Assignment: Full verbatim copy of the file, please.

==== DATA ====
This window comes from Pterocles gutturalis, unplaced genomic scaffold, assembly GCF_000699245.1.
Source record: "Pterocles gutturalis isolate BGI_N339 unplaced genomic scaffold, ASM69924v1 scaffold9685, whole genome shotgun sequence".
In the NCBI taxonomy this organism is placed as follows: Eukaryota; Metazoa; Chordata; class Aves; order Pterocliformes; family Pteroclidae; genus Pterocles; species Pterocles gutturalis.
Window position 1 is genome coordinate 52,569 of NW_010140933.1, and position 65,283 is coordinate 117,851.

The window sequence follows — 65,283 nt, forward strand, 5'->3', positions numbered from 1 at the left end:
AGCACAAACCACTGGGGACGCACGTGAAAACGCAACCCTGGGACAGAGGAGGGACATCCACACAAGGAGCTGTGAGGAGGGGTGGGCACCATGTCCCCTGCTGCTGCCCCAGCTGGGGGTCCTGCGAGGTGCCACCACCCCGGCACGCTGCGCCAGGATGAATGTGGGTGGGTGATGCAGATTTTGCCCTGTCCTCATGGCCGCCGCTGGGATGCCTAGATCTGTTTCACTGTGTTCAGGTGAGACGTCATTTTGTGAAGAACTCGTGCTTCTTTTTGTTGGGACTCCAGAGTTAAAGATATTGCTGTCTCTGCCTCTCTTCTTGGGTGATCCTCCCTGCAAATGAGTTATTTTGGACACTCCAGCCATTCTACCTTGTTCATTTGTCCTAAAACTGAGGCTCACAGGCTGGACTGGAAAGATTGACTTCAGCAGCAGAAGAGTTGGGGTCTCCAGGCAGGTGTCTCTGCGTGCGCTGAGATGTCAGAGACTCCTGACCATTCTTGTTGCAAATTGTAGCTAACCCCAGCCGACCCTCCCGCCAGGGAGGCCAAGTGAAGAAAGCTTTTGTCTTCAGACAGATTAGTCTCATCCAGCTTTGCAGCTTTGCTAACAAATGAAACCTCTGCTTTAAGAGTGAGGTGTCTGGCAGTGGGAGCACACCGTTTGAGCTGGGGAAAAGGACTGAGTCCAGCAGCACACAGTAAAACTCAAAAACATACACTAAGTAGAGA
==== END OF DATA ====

This window comes from Pterocles gutturalis, unplaced genomic scaffold, assembly GCF_000699245.1.
Source record: "Pterocles gutturalis isolate BGI_N339 unplaced genomic scaffold, ASM69924v1 scaffold9685, whole genome shotgun sequence".
In the NCBI taxonomy this organism is placed as follows: Eukaryota; Metazoa; Chordata; class Aves; order Pterocliformes; family Pteroclidae; genus Pterocles; species Pterocles gutturalis.
Window position 1 is genome coordinate 52,569 of NW_010140933.1, and position 65,283 is coordinate 117,851.

The window sequence follows — 65,283 nt, forward strand, 5'->3', positions numbered from 1 at the left end:
AGCACAAACCACTGGGGACGCACGTGAAAACGCAACCCTGGGACAGAGGAGGGACATCCACACAAGGAGCTGTGAGGAGGGGTGGGCACCATGTCCCCTGCTGCTGCCCCAGCTGGGGGTCCTGCGAGGTGCCACCACCCCGGCACGCTGCGCCAGGATGAATGTGGGTGGGTGATGCAGATTTTGCCCTGTCCTCATGGCCGCCGCTGGGATGCCTAGATCTGTTTCACTGTGTTCAGGTGAGACGTCATTTTGTGAAGAACTCGTGCTTCTTTTTGTTGGGACTCCAGAGTTAAAGATATTGCTGTCTCTGCCTCTCTTCTTGGGTGATCCTCCCTGCAAATGAGTTATTTTGGACACTCCAGCCATTCTACCTTGTTCATTTGTCCTAAAACTGAGGCTCACAGGCTGGACTGGAAAGATTGACTTCAGCAGCAGAAGAGTTGGGGTCTCCAGGCAGGTGTCTCTGCGTGCGCTGAGATGTCAGAGACTCCTGACCATTCTTGTTGCAAATTGTAGCTAACCCCAGCCGACCCTCCCGCCAGGGAGGCCAAGTGAAGAAAGCTTTTGTCTTCAGACAGATTAGTCTCATCCAGCTTTGCAGCTTTGCTAACAAATGAAACCTCTGCTTTAAGAGTGAGGTGTCTGGCAGTGGGAGCACACCGTTTGAGCTGGGGAAAAGGACTGAGTCCAGCAGCACACAGTAAAACTCAAAAACATACACTAAGTAGAGA